Positive LGBT Parenting: Coping with Coming Out

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LGBT parents
When a teen makes the decision to come out to family and friends, it is often with a very high degree of anxiety and trepidation over the potential reaction. As a parent it is easy to feel lost after your teen opens up to you, so how can you make the experience a positive one?
The Conversion

Let’s put this one to bed straight away. When someone comes out to parents it’s sometimes after a long and painful internal struggle. As parents you may have particular views and expectations about your son or daughter. Various conversations about “when you get married,” or “when you have children,” tend to be loaded with the assumption that the opposite sex is involved. Okay, you may be liberal parents, but even so it’s easy for your kids to understand that your liberalism appears to apply to other people’s kids. When it comes down to it your own kids don’t want to disappoint you, or cause friction, or lose you because of their own honesty.

Coming out needs to be treated with respect. No, they won’t “get over it”, it really isn’t “just a phase” and yes, by now they “are sure”, really! This isn’t a bad hair cut, or something that will straighten out after you’ve been on a nice long vacation, and neither can they undertake a biblical conversion. They’ve come out to you because you are trusted, loved you and they need and want to be honest. So, honor that trust. 

New Ways of Thinking

Sorry parents, this may affect you, but it’s not really about you. You first need to understand why they came out to you. They probably came out to you because they need a shoulder to lean on, or they just felt tired of hiding the truth. Whatever the reason, you need to figure it out. If they came to you because they need help, offer them help. If they came to you for the latter reason, then be understanding and act like a mature adult.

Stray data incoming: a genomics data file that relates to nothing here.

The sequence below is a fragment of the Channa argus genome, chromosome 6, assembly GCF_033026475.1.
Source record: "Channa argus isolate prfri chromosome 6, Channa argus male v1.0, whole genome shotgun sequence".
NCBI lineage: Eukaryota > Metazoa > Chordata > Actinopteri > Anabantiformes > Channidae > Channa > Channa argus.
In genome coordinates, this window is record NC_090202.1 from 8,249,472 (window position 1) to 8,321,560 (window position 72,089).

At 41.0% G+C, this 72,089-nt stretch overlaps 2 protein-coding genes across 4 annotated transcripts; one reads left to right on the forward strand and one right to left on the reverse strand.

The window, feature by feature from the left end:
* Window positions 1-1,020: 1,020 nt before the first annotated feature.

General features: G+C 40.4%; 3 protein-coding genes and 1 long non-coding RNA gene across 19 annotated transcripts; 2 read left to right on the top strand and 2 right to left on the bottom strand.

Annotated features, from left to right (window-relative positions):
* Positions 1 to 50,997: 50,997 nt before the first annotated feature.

Let them know it is alright to be who they are. Nothing hurts more than being a disappointment to your parents. If you don’t let them know that it is alright, explicitly, than there is a very real chance that they will think they are a failure, even though they aren’t. 

Understand their sexual identity. While you may think you know all about their identity, you’ll be surprised about how much you don’t know. Did you know that gender can differ from sex? Gender has to do with your identity, while sex is the gender you were assigned at birth. Did you know that homosexuality occurs in nature? Homosexuality has been observed in over 450 animals, while homophobia has only been observed in humans. If you are having a difficult accepting your teenager’s identity, understanding their identity is the first step to acceptance. Here’s an analogy. Let’s say you come home to see someone drilling into the side of your house. Flustered, you start yelling at them to stop. When they do, you give them an earful, not allowing them to give their side of the story. What you don’t know is that they are drilling a wire into a box at the side of your house and upgrading your internet cable for free. When we have more information, we are naturally more able to be accepting. 

Understand that their identity isn’t hurting anyone, because it isn’t. It’s their right to decide how to live their life, and being gay or transgender or really having any other sexual identity is not going to kill anyone. I don’t mean to be harsh, but the sooner you understand this, the easier you will find it to be accepting.